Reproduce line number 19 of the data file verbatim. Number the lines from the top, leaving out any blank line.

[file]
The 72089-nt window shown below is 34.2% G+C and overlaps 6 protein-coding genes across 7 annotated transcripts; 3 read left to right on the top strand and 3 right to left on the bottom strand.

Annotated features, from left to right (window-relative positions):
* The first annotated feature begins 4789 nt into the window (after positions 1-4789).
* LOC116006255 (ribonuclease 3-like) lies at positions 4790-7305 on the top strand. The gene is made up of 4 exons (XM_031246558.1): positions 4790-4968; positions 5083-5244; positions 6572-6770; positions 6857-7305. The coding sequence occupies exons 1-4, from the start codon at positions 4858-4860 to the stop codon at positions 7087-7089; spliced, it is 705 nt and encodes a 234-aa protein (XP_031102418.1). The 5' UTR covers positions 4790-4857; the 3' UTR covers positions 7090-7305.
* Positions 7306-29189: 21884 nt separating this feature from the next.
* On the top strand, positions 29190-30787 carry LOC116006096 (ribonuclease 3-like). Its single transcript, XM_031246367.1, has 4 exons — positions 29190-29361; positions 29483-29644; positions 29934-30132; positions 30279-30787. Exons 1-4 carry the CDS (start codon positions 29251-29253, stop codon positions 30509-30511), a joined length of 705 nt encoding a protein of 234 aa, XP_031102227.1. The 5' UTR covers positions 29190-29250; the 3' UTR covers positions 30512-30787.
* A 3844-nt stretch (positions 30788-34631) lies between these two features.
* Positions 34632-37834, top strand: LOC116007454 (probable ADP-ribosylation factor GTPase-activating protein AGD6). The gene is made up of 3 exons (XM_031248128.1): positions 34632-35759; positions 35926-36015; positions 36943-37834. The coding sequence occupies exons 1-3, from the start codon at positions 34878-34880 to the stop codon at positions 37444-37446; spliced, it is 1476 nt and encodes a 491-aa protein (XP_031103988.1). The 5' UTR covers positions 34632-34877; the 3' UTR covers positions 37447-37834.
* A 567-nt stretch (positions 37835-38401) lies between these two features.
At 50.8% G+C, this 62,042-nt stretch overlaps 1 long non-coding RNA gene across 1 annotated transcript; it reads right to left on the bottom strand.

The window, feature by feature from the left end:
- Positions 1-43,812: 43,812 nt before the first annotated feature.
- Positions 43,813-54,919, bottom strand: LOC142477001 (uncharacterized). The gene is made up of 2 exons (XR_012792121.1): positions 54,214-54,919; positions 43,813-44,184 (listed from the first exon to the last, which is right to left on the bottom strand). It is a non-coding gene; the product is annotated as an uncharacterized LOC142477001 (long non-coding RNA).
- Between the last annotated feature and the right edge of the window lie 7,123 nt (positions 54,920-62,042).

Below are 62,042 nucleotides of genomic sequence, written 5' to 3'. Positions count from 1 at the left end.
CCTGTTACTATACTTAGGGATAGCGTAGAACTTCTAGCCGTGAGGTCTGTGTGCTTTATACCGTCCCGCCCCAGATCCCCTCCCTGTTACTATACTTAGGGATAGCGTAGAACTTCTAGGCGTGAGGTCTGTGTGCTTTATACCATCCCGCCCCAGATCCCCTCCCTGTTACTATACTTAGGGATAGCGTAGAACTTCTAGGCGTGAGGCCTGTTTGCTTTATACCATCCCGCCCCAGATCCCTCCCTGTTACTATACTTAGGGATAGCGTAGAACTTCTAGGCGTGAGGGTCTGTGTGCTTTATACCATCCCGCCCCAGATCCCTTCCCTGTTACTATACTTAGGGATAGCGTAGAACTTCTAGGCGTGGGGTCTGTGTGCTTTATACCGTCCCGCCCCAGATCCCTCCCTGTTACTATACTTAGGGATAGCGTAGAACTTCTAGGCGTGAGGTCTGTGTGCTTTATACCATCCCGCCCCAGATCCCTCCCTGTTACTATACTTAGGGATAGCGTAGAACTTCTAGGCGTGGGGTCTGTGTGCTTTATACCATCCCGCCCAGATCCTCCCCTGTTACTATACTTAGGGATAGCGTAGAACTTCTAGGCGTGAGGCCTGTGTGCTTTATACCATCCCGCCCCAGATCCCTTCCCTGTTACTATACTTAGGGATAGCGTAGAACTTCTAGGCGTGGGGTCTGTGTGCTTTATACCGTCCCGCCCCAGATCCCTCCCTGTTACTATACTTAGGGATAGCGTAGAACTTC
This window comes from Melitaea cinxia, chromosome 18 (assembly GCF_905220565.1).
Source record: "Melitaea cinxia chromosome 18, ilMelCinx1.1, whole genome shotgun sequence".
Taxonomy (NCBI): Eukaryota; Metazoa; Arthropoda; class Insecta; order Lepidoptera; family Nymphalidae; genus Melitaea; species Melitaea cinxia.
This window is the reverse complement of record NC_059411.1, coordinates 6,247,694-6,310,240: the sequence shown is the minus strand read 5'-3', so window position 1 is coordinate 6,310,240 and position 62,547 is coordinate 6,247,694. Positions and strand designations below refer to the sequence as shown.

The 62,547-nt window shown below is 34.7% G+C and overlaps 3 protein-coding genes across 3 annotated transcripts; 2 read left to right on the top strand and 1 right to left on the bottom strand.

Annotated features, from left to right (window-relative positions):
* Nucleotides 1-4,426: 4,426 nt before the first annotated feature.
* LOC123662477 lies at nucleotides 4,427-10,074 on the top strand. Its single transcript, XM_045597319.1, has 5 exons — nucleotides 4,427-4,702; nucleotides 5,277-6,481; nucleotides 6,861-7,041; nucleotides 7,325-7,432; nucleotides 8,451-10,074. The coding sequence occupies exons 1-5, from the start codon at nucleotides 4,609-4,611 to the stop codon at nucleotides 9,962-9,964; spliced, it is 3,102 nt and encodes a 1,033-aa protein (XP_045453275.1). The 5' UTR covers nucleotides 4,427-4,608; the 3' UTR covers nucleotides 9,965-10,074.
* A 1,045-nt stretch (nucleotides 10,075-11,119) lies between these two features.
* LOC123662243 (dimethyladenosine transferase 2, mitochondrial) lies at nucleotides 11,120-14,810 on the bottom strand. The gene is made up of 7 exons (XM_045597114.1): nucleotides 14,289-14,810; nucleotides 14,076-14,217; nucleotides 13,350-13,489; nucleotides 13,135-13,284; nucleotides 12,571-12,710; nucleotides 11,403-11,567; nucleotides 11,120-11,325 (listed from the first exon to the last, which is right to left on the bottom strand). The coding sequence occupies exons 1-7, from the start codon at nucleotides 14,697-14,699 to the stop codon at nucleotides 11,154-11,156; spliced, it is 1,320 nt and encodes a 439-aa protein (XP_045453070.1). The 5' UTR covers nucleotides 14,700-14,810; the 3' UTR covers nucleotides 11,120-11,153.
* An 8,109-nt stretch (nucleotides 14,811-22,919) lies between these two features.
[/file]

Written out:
Taxonomy (NCBI): Eukaryota; Metazoa; Arthropoda; class Insecta; order Lepidoptera; family Nymphalidae; genus Melitaea; species Melitaea cinxia.